The surface water drainage system on this property is below grade and cannot be viewed. Therefore, I am unable to determine if they are functioning properly.
I. The inspector shall inspect from ground level or the eaves: A. the roof-covering materials; B. the gutters; C. the downspouts; D. the vents, flashing, skylights, chimney, and other roof penetrations; and E. the general structure of the roof from the readily accessible panels, doors or stairs. II. The inspector shall describe: A. the type of roof-covering materials. III. The inspector shall report as in need of correction: A. observed indications of active roof leaks. IV. The inspector is not required to: A. walk on any roof surface. B. predict the service life expectancy. C. inspect underground downspout diverter drainage pipes. D. remove snow, ice, debris or other conditions that prohibit the observation of the roof surfaces. E. move insulation. F. inspect antennae, satellite dishes, lightning arresters, de-icing equipment, or similar attachments. G. walk on any roof areas that appear, in the inspectors opinion, to be unsafe. H. walk on any roof areas if doing so might, in the inspector's opinion, cause damage. I. perform a water test. J. warrant or certify the roof. K. confirm proper fastening or installation of any roof-covering material.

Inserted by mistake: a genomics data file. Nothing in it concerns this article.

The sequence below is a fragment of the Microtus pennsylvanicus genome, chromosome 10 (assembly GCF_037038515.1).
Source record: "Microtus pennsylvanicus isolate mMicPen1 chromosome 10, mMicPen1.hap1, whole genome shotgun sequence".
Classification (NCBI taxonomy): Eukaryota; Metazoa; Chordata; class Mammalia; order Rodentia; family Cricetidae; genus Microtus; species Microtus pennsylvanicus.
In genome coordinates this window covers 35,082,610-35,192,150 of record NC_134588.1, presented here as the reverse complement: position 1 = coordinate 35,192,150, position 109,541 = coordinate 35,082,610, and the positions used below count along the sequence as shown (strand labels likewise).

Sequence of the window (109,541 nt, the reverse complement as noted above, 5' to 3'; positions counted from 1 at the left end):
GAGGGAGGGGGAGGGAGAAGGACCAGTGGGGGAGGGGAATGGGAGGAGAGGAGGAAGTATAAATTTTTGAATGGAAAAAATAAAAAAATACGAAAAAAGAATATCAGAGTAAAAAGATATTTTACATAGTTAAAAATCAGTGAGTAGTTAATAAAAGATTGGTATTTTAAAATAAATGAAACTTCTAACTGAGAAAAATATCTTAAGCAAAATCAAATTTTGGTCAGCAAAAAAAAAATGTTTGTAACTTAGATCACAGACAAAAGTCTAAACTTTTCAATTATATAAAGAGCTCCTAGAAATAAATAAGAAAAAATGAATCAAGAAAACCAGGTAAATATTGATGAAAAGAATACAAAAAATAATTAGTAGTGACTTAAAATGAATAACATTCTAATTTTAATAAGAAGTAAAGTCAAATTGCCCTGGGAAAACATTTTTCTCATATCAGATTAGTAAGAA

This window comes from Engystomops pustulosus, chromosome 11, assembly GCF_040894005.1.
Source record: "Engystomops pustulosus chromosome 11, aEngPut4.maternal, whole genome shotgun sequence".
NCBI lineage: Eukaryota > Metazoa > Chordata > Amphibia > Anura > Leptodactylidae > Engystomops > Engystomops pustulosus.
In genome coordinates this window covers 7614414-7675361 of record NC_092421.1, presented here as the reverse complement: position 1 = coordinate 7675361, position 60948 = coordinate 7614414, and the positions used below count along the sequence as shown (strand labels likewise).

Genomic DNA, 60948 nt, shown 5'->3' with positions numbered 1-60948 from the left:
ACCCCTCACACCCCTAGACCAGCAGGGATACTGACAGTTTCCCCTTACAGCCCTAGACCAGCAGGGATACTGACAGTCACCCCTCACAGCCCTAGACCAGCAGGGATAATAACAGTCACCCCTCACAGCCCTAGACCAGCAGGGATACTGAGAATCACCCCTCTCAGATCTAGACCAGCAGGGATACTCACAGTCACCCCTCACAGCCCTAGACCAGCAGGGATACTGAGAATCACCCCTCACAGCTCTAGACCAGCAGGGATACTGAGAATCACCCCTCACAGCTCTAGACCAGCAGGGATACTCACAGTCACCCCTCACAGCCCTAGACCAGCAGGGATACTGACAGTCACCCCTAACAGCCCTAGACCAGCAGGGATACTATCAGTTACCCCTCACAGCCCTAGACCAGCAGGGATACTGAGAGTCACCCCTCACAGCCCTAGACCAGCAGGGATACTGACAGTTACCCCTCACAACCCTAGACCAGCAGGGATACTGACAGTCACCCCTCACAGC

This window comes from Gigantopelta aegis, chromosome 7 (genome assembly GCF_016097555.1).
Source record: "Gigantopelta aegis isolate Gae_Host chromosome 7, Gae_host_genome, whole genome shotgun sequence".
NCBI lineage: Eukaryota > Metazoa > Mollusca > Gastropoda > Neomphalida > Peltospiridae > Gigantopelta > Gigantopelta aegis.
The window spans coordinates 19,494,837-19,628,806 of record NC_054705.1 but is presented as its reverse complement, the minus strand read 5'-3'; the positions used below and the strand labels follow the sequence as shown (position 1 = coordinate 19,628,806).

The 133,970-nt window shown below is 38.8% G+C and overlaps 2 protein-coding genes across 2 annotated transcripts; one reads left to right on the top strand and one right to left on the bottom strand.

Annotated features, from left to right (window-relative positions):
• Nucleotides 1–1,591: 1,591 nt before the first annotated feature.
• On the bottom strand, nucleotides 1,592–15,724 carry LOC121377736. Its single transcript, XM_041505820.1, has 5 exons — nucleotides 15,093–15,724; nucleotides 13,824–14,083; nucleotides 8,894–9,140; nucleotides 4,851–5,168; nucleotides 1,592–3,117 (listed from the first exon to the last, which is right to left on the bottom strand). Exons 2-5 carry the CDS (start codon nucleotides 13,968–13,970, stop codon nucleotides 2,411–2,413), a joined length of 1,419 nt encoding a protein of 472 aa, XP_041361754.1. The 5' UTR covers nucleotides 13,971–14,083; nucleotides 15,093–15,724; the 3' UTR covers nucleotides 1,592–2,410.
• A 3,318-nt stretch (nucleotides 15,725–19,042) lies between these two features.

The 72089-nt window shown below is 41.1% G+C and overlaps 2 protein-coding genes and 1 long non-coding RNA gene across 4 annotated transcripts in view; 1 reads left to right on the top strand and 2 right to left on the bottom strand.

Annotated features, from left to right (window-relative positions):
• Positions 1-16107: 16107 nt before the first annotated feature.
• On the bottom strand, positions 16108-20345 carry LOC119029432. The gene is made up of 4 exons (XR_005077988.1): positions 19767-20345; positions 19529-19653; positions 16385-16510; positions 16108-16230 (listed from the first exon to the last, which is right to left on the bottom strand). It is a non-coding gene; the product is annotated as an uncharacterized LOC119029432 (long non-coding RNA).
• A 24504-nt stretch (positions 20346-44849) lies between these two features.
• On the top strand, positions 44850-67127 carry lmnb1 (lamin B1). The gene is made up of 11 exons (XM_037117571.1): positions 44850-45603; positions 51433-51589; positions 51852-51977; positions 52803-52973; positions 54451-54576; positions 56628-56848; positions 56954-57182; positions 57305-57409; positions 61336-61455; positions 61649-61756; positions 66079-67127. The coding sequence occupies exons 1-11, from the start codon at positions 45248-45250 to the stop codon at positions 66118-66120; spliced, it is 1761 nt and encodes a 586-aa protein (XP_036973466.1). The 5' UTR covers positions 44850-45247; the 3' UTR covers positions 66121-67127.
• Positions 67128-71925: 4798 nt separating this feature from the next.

Exposed fasteners were observed at one or more locations. Exposed fasteners will corrode over time, and expansion and contraction may eventually expand the nail holes enough to allow leakage. Recommend sealing on and around the nail with a proper sealant. All work should be performed by a qualified professional.
Minor/light moss build-up was observed at one or more locations on the roof shingles. Once established, moss acts like a sponge, soaking up and storing rainwater. Some of that water then wicks up under the shingles through capillary action and soaks into and through the roof underlayment, which is typically 15 or 30-pound felt. Eventually, it saturates the roof sheathing below. Never pressure wash asphalt shingles, as this can damage the shingles and shorten the overall service life. Depending on how steep the roof pitch, recommend removing moss by either a qualified handyman, or a roofing professional.
At the time of the inspection, asphalt composition shingles covering the roof of this home appeared to be at the end of their useful life. Recommend consulting with a qualified roofing contractor to discuss options and costs for replacement.